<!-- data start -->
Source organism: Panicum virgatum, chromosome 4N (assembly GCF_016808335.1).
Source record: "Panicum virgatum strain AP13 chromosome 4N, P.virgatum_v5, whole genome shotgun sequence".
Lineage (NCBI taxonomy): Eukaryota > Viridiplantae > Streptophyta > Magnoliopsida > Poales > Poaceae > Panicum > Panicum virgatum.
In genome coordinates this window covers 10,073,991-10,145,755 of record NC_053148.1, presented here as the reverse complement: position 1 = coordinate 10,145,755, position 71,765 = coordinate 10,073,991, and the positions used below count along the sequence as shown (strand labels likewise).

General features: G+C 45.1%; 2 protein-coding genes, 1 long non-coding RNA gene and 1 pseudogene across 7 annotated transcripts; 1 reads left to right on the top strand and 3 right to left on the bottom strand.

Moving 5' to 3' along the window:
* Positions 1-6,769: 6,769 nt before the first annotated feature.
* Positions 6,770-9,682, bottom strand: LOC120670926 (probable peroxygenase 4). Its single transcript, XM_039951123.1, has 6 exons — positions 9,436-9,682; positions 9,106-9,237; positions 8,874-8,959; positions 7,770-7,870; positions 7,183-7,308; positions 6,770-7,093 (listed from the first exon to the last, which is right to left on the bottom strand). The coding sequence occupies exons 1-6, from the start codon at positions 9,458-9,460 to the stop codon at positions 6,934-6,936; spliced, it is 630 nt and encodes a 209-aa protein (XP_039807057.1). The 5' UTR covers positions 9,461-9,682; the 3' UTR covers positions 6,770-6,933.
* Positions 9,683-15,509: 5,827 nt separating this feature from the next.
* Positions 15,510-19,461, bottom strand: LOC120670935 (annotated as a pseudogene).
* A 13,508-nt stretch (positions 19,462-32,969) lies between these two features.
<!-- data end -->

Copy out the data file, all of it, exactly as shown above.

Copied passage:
Source organism: Panicum virgatum, chromosome 4N (assembly GCF_016808335.1).
Source record: "Panicum virgatum strain AP13 chromosome 4N, P.virgatum_v5, whole genome shotgun sequence".
Lineage (NCBI taxonomy): Eukaryota > Viridiplantae > Streptophyta > Magnoliopsida > Poales > Poaceae > Panicum > Panicum virgatum.
In genome coordinates this window covers 10,073,991-10,145,755 of record NC_053148.1, presented here as the reverse complement: position 1 = coordinate 10,145,755, position 71,765 = coordinate 10,073,991, and the positions used below count along the sequence as shown (strand labels likewise).

General features: G+C 45.1%; 2 protein-coding genes, 1 long non-coding RNA gene and 1 pseudogene across 7 annotated transcripts; 1 reads left to right on the top strand and 3 right to left on the bottom strand.

Moving 5' to 3' along the window:
* Positions 1-6,769: 6,769 nt before the first annotated feature.
* Positions 6,770-9,682, bottom strand: LOC120670926 (probable peroxygenase 4). Its single transcript, XM_039951123.1, has 6 exons — positions 9,436-9,682; positions 9,106-9,237; positions 8,874-8,959; positions 7,770-7,870; positions 7,183-7,308; positions 6,770-7,093 (listed from the first exon to the last, which is right to left on the bottom strand). The coding sequence occupies exons 1-6, from the start codon at positions 9,458-9,460 to the stop codon at positions 6,934-6,936; spliced, it is 630 nt and encodes a 209-aa protein (XP_039807057.1). The 5' UTR covers positions 9,461-9,682; the 3' UTR covers positions 6,770-6,933.
* Positions 9,683-15,509: 5,827 nt separating this feature from the next.
* Positions 15,510-19,461, bottom strand: LOC120670935 (annotated as a pseudogene).
* A 13,508-nt stretch (positions 19,462-32,969) lies between these two features.